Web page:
Law Enforcement News

Vol. XXVIII, No. 579 A publication of John Jay College of Criminal Justice/CUNY June 15, 2002

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In this issue:

Around The Nation: A coast-to-coast roundup of police news.
People & Places: Radio run; new tune for Fyfe; heavy lifting; a cop’s animal instincts; now you see them, now you don’t.
Not so fast: Graduation for some recruits held up over curriculum questions.
Saudi duty: Richmond academy trains Arab police supervisors.
Making a difference: Having the right volunteer helps small agency computerize.
Preemptive strike: Illinois agencies to begin testing for steroids.
Sounding off: Excerpts from FBI agent’s whistle-blowing memo to Mueller.
Ground-level views. Local agencies react to changes in the FBI’s mission.
Common cause: Cops, doctors share perspectives on dealing with violence.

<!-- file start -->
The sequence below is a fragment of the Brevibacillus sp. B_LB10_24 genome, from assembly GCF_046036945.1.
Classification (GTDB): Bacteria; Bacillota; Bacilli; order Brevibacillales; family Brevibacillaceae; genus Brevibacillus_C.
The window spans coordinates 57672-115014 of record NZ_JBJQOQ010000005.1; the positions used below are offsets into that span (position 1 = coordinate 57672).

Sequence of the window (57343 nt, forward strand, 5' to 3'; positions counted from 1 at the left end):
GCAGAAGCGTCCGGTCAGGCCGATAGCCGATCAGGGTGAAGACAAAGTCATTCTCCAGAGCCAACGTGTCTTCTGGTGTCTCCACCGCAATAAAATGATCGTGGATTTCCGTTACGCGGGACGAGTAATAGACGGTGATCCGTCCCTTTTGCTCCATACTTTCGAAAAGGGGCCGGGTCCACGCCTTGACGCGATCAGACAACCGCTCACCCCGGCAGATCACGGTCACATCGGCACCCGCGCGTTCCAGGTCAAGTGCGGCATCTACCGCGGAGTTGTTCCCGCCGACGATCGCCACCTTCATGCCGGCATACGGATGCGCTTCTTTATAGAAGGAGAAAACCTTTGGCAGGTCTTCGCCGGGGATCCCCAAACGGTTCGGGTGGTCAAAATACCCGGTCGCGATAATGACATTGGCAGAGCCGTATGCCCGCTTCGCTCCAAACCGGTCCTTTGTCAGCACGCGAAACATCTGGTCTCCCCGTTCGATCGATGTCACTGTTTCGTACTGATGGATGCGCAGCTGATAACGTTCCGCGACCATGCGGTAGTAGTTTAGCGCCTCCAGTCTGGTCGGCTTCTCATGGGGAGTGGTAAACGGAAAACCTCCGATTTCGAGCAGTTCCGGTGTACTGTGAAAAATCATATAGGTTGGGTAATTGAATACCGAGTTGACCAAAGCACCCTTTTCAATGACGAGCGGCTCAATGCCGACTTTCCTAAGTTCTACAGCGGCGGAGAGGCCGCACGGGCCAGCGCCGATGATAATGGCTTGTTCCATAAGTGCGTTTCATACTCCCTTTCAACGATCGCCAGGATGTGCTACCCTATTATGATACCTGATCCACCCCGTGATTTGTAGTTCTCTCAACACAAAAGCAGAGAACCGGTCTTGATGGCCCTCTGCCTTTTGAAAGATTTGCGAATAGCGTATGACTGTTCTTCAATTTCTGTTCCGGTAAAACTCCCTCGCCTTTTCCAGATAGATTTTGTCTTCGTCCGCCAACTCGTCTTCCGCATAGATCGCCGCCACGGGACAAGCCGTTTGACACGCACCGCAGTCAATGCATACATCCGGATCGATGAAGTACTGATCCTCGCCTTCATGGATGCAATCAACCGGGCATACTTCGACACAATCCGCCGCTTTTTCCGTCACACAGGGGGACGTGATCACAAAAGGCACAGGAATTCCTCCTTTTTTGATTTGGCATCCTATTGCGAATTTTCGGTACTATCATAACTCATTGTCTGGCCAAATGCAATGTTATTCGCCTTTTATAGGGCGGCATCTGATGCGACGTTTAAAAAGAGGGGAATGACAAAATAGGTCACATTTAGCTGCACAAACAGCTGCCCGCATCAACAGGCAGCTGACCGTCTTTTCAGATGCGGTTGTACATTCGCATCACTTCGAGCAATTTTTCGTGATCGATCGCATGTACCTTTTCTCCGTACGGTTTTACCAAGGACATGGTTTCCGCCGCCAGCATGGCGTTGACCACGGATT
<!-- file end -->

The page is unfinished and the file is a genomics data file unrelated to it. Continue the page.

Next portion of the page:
No home-field advantage: Even in LA, DARE’s fate is up in the air.
11th-hour reprieve: Montana HP pact with tribe gets an extension & review.
All there in black & white: Recent developments related to racial profiling.
Image-consciousness: Did racial profiling concerns hold back the FBI?
Forum: Big Brother is watching; practicing realism, not racism.
Silk purse: Canada pig farm holds clues to serial killings.
Time flies: NYPD’s controversial “48-hour rule” may be on its last legs.
Outside look: Two agencies to get a once-over from DoJ unit.
Card-carrying Mexicans: More cities accept ID cards issued by consulate.

Fed agents’ group takes wait-and-see stance on homeland security proposal

      Plans unveiled by President Bush this month to bring together under the aegis of a new Department of Homeland Security nearly all of the nation’s federal law enforcement and dozens of other government agencies has drawn little initial reaction from the Federal Law Enforcement Officers Association, an organization representing criminal investigators.